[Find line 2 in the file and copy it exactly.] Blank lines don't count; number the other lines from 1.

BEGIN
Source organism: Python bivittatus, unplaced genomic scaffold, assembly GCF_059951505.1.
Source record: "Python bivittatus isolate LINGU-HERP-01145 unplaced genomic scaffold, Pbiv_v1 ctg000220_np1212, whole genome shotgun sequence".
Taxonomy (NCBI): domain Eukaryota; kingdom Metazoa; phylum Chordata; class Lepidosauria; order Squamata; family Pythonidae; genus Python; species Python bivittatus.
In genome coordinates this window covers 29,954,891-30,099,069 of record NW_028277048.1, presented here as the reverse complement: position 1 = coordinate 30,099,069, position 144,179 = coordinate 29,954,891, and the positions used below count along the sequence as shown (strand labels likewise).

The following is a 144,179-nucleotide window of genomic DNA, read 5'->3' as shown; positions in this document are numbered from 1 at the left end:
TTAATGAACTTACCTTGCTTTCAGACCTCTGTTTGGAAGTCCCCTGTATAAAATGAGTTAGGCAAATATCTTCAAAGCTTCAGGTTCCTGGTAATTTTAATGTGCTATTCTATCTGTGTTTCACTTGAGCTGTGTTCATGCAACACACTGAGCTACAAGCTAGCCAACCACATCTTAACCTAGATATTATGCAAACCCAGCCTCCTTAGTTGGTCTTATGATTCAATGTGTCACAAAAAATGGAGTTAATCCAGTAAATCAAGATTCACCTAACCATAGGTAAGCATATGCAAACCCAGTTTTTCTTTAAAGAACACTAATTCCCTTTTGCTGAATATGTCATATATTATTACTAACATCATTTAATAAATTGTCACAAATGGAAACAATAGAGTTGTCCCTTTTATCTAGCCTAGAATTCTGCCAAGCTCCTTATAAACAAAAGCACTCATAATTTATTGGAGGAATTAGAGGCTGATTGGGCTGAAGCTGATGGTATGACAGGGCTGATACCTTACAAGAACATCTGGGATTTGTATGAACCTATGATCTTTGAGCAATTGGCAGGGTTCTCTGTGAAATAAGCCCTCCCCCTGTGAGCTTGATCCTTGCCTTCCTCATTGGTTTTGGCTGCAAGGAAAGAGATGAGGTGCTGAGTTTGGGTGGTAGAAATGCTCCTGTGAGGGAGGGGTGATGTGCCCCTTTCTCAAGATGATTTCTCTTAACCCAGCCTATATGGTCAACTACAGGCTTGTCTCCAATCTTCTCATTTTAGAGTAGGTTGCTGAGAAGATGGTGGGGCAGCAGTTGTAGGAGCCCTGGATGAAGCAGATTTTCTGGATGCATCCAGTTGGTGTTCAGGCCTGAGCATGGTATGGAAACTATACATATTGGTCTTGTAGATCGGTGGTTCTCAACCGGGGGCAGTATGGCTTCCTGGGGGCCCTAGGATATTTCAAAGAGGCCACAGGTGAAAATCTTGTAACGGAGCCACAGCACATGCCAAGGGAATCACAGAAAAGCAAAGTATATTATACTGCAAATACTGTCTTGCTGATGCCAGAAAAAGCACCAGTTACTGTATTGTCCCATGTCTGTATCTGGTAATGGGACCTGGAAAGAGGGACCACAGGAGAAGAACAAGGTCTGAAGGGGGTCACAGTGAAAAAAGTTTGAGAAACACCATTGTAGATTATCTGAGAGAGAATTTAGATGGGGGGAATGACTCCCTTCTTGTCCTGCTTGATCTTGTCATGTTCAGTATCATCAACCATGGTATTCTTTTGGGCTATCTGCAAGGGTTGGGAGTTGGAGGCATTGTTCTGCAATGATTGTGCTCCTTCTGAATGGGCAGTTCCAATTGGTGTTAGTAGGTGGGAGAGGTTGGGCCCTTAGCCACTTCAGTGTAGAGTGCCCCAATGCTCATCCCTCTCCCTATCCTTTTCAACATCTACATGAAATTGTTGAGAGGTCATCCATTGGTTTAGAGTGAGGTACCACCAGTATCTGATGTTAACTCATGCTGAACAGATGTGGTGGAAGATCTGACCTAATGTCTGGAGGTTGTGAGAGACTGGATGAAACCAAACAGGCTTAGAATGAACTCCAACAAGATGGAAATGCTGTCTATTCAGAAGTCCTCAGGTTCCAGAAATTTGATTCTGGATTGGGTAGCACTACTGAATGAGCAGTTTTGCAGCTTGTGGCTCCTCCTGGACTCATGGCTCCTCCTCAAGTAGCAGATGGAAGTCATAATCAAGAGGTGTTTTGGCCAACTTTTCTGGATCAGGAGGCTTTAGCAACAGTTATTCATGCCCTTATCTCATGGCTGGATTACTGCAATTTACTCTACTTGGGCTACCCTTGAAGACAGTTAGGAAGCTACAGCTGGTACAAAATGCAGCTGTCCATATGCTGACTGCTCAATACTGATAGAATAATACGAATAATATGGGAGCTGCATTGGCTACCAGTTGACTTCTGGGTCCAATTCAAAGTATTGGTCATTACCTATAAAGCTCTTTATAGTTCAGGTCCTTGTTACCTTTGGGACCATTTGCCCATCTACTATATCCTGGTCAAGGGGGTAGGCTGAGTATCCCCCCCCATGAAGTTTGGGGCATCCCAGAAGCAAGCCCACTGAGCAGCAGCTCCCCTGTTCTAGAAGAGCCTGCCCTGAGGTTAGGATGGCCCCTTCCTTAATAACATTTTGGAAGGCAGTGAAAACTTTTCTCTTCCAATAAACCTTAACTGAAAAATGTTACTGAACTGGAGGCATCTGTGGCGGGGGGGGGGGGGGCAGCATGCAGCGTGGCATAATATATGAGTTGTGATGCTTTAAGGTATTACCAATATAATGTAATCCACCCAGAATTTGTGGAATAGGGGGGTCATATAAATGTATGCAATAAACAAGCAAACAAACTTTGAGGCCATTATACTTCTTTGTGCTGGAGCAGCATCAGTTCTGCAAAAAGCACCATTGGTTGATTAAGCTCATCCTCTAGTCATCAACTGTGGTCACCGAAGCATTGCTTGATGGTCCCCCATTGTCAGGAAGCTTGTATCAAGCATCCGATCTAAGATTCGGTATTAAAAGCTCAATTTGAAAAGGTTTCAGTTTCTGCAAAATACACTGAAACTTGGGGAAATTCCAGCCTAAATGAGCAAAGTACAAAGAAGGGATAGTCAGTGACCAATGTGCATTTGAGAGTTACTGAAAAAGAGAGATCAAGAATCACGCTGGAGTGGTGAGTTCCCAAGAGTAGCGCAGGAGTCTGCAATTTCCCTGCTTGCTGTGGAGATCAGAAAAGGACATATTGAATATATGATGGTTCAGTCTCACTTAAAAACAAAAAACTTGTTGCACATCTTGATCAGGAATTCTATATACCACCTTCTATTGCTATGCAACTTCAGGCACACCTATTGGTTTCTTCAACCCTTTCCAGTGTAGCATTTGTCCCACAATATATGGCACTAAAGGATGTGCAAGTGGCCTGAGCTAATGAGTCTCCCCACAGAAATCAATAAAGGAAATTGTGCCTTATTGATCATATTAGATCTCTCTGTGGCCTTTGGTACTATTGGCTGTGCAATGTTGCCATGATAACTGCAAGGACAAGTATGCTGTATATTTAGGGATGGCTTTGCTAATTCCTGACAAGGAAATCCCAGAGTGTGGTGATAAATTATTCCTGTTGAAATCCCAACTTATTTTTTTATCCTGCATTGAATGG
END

Source record: "Python bivittatus isolate LINGU-HERP-01145 unplaced genomic scaffold, Pbiv_v1 ctg000220_np1212, whole genome shotgun sequence".